About once a year I feel compelled to rhapsodize about my yoga practice and how it’s transformed my life. Today is that day.
But this piece is also about something deeply personal I’ve been working on for a long time that I feel is finally resolving itself, with the help of my yoga practice.
Let me start by saying that I’m pretty settled these days. I’ve lived in the same apartment for close to five years, which is a small miracle and also means that I haven’t had a house-warming party since 2010. This is notable because prior to this apartment, I easily moved 15 times between 1997 and 2010.
I’ve bought homes with two different serious partners and have been married and divorced (officially once, but basically twice). I’ve had a number of other relationships ranging from a few months to a year. I’ve been in relationships with women and men, white and black, (a little) younger and (significantly) older. For a year of my life, I essentially co-parented a young child, whom I still miss years later. I’ve probably broken more than a few hearts (never intentionally and never under false pretenses) and I’ve had my own heart roughed up a couple times as well.
My point in saying all of that is to acknowledge that people who’ve known me a long time would probably say I have a history of…restlessness. This can look to others like: a lack of follow-through, capriciousness, a low tolerance for boredom, being impossible to please, distractibility, selfishness and an inability or unwillingness to commit. I am fully aware that my life decisions have been interpreted as being all of those things and perhaps a hundred others.
None of them are quite accurate, though.
The truth is that all of this uprooting, moving, changing, seeking, searching and trying things on has merely been a long and convoluted quest to settle in. For whatever reason, and despite my sincerest and best efforts, I have never quite managed to put roots down anywhere. I’m easily unmoored by the circumstances of my life and the often-inexplicable inclinations of my heart. I haven’t always done a great job of sharing these inclinations because sometimes there aren’t words for how I feel or what compels me.
The thing is, I’m cursed or blessed (depending on the day) with a spirit that lacks a grounding force of its own. It doesn’t help that I don’t even feel corporeal much of the time, which is another way of saying that I don’t live in my skin easily. That may sound crazy, but it just means that I’ve had a hard time reconciling “who I am” with “what/how my body is.”
I have a pretty painful history of what we could loosely refer to as “body issues.” I spent the first 30 plus years of my life hating my body. This has manifested in a lot of different ways, but the short version is: I’ve never really felt at home or comfortable in my skin until the past few years and it’s cost me a number of simple moments I wish I could get back.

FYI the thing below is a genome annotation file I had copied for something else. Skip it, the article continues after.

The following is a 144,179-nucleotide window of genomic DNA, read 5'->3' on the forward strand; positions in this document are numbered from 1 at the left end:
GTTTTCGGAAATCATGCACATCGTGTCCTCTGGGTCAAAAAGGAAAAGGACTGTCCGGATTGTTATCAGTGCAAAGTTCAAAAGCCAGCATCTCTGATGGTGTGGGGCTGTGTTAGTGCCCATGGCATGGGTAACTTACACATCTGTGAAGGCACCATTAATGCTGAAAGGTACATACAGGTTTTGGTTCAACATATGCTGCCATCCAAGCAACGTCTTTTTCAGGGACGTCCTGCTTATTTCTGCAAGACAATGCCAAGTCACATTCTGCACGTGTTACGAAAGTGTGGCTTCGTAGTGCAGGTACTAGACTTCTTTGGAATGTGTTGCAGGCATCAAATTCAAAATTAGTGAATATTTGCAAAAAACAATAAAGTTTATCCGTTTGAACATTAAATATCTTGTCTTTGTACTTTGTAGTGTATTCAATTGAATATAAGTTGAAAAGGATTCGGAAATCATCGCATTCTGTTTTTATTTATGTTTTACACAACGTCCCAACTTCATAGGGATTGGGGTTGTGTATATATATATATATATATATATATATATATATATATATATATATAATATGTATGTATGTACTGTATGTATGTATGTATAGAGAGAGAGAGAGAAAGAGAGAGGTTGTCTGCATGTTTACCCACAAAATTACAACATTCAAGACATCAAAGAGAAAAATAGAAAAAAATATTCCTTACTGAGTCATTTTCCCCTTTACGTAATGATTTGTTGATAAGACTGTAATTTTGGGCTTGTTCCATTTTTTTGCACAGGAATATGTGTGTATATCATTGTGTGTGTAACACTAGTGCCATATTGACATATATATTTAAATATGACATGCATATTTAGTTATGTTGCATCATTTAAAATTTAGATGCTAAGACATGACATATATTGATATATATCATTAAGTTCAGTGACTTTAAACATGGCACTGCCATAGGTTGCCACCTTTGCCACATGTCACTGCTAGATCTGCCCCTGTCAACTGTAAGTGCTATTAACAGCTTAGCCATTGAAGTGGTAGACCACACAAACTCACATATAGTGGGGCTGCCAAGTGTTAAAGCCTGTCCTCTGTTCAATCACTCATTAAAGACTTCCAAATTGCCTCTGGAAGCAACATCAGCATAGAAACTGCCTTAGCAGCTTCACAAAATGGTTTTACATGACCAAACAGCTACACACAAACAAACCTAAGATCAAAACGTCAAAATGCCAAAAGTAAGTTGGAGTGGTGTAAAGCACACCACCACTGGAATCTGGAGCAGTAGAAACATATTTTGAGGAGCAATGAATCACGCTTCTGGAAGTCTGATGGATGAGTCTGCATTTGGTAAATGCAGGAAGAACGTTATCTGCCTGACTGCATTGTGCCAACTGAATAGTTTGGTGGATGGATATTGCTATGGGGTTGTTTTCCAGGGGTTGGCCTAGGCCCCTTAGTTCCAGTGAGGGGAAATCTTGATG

This also relates to why I tattoo my skin. My most honest explanation is that it’s been an ongoing effort to make my skin more mine. It has nothing to do with wanting attention or being rebellious, although at age 17 when I started, it may have had something to do with that. But ever since then, tattooing my body has been in service of my effort to continually strive to make my outside match my inside. To individuate. To solidify. Decorating, for a person who feels out of place in her body, is about taking a nest and attempting to make it a home. I don’t know if that makes sense, but it’s the best I can do.
In general, I’ve felt restless and uncomfortable for much of my life. The road to stabilize this restlessness has been long, and I would say the best and most important step I’ve taken has been into a yoga studio in 2008. The intensity of my commitment to the practice has waxed and waned since then, but overall it’s been the most consistent thing in my life to date. It’s been the one thing I’ve been able to commit fully to and show up for again and again.
My mat is the one place I don’t criticize myself; I don’t engage in negative self-talk during yoga. I don’t feel self-conscious or monitor myself or even think about what I might look like. I love my body in yoga even when it doesn’t do what I want or do what I see other people’s bodies doing. My body is perfect when I’m on my mat.
I practice 4-5 times most weeks at a studio close to where I live. It’s the place where I consistently feel the safest, as well as the most supported, seen, valued and loved. I regularly practice there with some of my best friends, but even when I go to a class where I don’t actually know any of my classmates, I still feel this way. I think it’s partly just the comfort of the practice and partly the specific practice space.
Either way, yoga has grounded me in my body and has anchored my spirit in a profound way. It’s allowed me to trust myself and feel safe and solid in my physical body. It’s allowed me to move past the place where I feel self-conscious or ashamed of my body and into a space where I feel grateful for the freedom of its movement. I feel strong and sturdy and graceful and all the things I never thought I’d feel.
It has allowed me to root down through my feet and hands and in doing so, feel supported by my own body as well as the earth. I’m super grateful for my yoga community and the support of my teachers and classmates. It’s been such an important part of my life and has transformed my whole way of being in the world. My spirit is still restless; I still lack my own grounding force, but through yoga I am able to stay put anyway.
Author: Amy Miller
Editor: Evan Yerburgh
Image: courtesy of the author
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